Having been a part of several technologically risky movies that succeeded, from Forrest Gump to Cast Away, Hanks can confidently shoot down anyone who says The Polar Express won’t make back its investment. “Every one of these movies is an incredible risk. Every one is. At the end of the day who is going to care? If they don’t care, we’re in big trouble. Down through history people were walking and saying, ‘Let me get this straight. You’re going to make a movie about a baby monkey and you’re going to do it with a little clay figure and you’re going to do it one little shot at a time. What a stupid thing. No one’s going to care about that.’ And the movie is King Kong. Or George Lucas is making some rock-em, sock-em space thing with guns and robots. Everybody says, ‘Nobody’s going to care about that.’ And it ends up being Star Wars. The only thing that is going to matter is the story. The aspect of how expensive it is or how technologically difficult it is, that’s just the aspect of we had to figure out how to make the movie. And that’s the way we ended up making the movie. Is it a big risk? Yeah, of course. We could lose our shirts and people could lose their jobs if the movie stinks. But that would be the same thing if it was me and Nona Gaye driving in a car talking to one another. If that movie stinks too we’d be in just as much trouble.”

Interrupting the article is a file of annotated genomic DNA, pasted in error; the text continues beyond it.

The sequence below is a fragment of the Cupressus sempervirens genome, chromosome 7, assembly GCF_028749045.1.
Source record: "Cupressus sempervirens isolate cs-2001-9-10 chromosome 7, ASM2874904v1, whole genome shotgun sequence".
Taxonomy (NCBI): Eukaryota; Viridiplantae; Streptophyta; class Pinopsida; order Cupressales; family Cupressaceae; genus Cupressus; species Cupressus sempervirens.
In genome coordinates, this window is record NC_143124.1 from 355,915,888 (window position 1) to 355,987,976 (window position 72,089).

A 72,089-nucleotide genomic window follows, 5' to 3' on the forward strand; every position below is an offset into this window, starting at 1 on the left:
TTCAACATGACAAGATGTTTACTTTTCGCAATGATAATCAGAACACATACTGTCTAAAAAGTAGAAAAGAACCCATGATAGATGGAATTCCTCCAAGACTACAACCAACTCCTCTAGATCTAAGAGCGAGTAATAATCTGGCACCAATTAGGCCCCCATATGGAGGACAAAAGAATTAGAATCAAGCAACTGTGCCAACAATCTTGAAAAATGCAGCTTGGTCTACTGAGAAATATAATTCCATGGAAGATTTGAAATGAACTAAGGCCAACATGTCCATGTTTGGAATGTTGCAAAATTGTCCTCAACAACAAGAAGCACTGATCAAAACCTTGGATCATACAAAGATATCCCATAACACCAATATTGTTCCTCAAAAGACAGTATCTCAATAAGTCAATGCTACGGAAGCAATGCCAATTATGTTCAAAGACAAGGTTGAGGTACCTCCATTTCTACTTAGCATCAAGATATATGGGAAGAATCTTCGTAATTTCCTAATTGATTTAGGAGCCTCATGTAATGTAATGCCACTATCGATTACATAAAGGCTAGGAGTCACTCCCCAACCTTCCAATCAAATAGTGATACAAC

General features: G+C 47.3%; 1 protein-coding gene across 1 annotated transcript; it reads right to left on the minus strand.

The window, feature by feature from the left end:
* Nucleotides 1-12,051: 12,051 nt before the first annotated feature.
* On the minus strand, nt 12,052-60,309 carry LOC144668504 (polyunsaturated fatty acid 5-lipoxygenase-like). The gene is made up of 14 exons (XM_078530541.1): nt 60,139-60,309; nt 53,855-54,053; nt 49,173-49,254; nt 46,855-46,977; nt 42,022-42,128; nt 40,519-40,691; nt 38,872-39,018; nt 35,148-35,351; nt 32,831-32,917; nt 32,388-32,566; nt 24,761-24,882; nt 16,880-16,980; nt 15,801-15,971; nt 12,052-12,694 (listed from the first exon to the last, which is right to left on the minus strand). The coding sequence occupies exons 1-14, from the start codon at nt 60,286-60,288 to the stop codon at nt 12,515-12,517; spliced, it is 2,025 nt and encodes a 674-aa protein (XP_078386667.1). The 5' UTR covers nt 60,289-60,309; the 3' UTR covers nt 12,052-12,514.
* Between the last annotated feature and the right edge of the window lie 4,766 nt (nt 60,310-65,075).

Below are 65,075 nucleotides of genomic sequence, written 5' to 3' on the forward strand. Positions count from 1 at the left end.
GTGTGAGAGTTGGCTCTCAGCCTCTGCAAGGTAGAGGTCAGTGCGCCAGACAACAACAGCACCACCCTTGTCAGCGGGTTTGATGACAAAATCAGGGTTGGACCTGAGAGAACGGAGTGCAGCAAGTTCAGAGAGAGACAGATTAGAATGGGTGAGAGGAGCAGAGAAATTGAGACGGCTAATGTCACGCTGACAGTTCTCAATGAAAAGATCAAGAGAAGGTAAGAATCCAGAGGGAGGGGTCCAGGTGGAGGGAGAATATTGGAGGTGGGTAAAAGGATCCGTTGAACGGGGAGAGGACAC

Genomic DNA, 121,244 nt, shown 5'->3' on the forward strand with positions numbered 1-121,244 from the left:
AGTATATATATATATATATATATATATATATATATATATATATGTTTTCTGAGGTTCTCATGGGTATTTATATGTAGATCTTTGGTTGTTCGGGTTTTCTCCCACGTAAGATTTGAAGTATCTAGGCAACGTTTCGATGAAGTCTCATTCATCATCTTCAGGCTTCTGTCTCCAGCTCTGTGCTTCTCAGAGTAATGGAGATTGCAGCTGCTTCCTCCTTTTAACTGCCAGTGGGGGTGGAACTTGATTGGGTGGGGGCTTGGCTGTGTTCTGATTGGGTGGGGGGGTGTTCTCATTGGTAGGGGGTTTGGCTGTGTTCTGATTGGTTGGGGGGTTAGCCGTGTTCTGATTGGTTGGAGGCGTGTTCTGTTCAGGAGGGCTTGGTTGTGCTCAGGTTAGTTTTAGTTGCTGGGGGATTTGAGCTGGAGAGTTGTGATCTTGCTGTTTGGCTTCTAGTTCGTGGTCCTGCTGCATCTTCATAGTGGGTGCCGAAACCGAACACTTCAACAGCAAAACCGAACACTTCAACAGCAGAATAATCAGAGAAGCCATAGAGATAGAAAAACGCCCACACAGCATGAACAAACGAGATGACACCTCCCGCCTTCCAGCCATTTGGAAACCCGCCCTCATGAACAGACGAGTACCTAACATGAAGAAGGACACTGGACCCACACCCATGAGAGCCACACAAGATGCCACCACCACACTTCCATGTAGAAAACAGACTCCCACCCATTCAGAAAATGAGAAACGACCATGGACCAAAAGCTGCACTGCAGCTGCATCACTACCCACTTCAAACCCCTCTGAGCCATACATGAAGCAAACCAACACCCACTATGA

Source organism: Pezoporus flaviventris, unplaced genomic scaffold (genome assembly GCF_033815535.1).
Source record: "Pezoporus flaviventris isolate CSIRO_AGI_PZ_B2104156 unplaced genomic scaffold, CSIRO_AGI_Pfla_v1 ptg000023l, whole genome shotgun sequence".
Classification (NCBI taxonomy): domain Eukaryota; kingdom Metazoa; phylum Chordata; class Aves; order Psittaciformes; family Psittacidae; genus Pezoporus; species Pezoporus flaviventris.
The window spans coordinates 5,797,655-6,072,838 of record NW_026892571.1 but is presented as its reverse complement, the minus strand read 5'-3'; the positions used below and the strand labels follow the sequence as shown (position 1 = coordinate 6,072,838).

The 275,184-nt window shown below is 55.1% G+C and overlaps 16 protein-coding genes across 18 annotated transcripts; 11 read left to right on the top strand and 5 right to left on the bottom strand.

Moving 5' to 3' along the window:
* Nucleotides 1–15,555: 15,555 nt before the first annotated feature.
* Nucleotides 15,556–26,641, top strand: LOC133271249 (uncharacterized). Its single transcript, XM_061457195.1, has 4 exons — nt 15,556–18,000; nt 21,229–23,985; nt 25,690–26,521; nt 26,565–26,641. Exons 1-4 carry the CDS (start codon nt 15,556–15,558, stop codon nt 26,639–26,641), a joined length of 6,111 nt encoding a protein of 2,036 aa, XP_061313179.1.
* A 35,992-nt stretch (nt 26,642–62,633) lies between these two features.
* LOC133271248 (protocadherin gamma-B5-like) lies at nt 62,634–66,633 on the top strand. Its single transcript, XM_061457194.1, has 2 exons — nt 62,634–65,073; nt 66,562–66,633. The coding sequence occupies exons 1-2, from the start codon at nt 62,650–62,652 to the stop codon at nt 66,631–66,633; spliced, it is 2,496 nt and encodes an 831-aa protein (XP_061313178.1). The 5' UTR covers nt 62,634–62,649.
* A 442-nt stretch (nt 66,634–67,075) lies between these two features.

The artistic challenge for Hanks was finding away to make his five characters believable, so that the technology allowing him to play them would not go to waste. At one point, it was suggested he play more, but he recognized his own limits.

“When Bob [Zemeckis] explained it enough to me so that I could understand the process we were doing would make it possible for grown-ups to play the kids, that opened up a lot of opportunities for one aspect of it. But then came, where are all these adults coming from? And what they are, in my sensibilities, is they’re all the caregivers. They’re all the authorities in this boy’s life and he imagines them as variations on himself and variations on his uncles and variations on his father. As well as the great mystery of how he would have imagined Santa Claus needed to be himself. Santa Claus to this boy was not this roly-poly accountant that came down the chimney every day. He was this huge, muscular man that had to lift up this massive package, this sack of presents. He had to be a big, strong guy. Bob at one point said, ‘I think you should play every role in this movie because then we could do it. You could play every role!’ But I said, ‘Well, wait a minute. There’s girls in this movie. I’m going to play every elf?’ He said, ‘Yeah, it’ll be great.’ There’s only so much that I can internally grasp as an actor and on the day of tests that we did I played five or six or seven roles in the course of that day, and I said, ‘Bob, I’m exhausted here.’ So in my mind, I had a track on the five characters that I played. I could understand the differences between them all and I understood how they related to the boy and I understood what the boy’s perceptions of them were. And it was just a circumstance where it was doable. It was possible without having to do it in the way, like say for example, Jerry Lewis made The Family Jewels or something like that.”

Source : MovieWeb